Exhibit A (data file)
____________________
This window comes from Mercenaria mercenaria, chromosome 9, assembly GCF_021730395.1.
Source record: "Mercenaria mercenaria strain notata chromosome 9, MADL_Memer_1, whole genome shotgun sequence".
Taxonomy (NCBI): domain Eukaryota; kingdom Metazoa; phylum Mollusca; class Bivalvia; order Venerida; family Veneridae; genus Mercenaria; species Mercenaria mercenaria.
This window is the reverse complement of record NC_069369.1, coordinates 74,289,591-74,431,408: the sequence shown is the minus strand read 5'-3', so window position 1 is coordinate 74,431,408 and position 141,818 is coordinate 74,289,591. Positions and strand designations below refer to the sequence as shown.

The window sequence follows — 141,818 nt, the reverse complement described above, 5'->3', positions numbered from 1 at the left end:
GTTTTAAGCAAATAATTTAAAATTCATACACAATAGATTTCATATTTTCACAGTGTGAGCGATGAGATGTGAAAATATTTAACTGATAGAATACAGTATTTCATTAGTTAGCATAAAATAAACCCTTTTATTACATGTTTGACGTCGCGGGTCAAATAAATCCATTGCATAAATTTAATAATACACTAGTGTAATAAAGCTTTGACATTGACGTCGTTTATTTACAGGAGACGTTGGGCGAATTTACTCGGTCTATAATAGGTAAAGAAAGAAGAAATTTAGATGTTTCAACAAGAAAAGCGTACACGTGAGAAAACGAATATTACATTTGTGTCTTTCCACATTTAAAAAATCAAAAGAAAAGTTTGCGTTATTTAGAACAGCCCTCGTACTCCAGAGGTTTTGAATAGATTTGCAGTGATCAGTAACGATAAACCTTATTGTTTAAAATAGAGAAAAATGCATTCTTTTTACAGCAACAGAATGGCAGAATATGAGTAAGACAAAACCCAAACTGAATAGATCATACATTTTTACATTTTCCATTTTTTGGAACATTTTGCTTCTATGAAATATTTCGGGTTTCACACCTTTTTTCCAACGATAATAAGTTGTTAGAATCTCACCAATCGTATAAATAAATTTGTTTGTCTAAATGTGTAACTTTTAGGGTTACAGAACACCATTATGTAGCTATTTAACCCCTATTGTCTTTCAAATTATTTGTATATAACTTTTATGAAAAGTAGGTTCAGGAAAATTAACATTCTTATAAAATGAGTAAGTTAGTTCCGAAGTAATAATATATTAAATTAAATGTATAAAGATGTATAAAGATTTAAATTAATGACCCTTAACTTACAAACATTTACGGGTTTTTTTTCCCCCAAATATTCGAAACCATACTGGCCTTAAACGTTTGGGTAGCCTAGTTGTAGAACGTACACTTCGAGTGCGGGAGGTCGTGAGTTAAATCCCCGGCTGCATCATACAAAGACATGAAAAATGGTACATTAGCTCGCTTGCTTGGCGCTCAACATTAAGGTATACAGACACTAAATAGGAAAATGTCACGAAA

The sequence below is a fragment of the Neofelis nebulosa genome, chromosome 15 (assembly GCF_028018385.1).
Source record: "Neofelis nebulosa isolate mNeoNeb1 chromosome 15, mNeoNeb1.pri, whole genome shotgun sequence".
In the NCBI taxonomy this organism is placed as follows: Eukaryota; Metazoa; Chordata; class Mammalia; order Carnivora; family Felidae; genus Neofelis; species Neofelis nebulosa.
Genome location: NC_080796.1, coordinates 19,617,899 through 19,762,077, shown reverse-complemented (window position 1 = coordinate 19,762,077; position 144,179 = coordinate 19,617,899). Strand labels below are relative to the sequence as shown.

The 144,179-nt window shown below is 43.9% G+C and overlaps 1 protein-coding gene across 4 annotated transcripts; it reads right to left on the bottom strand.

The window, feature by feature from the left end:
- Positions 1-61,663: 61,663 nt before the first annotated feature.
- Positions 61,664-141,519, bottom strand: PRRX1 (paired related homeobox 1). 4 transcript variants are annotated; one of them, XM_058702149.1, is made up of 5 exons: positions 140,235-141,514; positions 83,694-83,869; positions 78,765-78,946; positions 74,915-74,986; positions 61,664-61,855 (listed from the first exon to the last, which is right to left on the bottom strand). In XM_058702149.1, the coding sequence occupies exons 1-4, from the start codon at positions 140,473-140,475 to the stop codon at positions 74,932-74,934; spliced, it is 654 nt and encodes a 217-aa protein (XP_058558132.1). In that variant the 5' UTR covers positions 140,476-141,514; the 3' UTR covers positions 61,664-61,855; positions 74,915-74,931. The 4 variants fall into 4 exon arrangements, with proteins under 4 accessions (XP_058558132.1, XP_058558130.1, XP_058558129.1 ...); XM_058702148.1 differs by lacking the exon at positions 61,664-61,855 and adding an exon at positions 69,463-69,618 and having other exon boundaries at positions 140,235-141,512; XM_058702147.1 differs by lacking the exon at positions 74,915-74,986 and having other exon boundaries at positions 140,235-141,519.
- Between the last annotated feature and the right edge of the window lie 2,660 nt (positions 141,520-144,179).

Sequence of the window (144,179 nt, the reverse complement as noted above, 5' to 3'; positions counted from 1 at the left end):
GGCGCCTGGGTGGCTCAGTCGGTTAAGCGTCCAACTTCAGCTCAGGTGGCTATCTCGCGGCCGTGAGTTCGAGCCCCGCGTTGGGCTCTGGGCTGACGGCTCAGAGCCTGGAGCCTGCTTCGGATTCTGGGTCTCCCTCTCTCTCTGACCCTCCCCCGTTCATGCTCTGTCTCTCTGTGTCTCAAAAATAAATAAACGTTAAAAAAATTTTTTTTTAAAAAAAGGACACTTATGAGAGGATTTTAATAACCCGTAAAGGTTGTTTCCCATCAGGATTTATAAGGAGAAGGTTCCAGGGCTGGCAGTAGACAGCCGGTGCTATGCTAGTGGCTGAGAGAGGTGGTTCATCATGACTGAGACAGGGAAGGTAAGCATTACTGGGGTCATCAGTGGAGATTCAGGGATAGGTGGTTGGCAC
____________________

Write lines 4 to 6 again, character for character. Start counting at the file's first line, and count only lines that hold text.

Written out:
This window is the reverse complement of record NC_069369.1, coordinates 74,289,591-74,431,408: the sequence shown is the minus strand read 5'-3', so window position 1 is coordinate 74,431,408 and position 141,818 is coordinate 74,289,591. Positions and strand designations below refer to the sequence as shown.

The window sequence follows — 141,818 nt, the reverse complement described above, 5'->3', positions numbered from 1 at the left end:
GTTTTAAGCAAATAATTTAAAATTCATACACAATAGATTTCATATTTTCACAGTGTGAGCGATGAGATGTGAAAATATTTAACTGATAGAATACAGTATTTCATTAGTTAGCATAAAATAAACCCTTTTATTACATGTTTGACGTCGCGGGTCAAATAAATCCATTGCATAAATTTAATAATACACTAGTGTAATAAAGCTTTGACATTGACGTCGTTTATTTACAGGAGACGTTGGGCGAATTTACTCGGTCTATAATAGGTAAAGAAAGAAGAAATTTAGATGTTTCAACAAGAAAAGCGTACACGTGAGAAAACGAATATTACATTTGTGTCTTTCCACATTTAAAAAATCAAAAGAAAAGTTTGCGTTATTTAGAACAGCCCTCGTACTCCAGAGGTTTTGAATAGATTTGCAGTGATCAGTAACGATAAACCTTATTGTTTAAAATAGAGAAAAATGCATTCTTTTTACAGCAACAGAATGGCAGAATATGAGTAAGACAAAACCCAAACTGAATAGATCATACATTTTTACATTTTCCATTTTTTGGAACATTTTGCTTCTATGAAATATTTCGGGTTTCACACCTTTTTTCCAACGATAATAAGTTGTTAGAATCTCACCAATCGTATAAATAAATTTGTTTGTCTAAATGTGTAACTTTTAGGGTTACAGAACACCATTATGTAGCTATTTAACCCCTATTGTCTTTCAAATTATTTGTATATAACTTTTATGAAAAGTAGGTTCAGGAAAATTAACATTCTTATAAAATGAGTAAGTTAGTTCCGAAGTAATAATATATTAAATTAAATGTATAAAGATGTATAAAGATTTAAATTAATGACCCTTAACTTACAAACATTTACGGGTTTTTTTTCCCCCAAATATTCGAAACCATACTGGCCTTAAACGTTTGGGTAGCCTAGTTGTAGAACGTACACTTCGAGTGCGGGAGGTCGTGAGTTAAATCCCCGGCTGCATCATACAAAGACATGAAAAATGGTACATTAGCTCGCTTGCTTGGCGCTCAACATTAAGGTATACAGACACTAAATAGGAAAATGTCACGAAA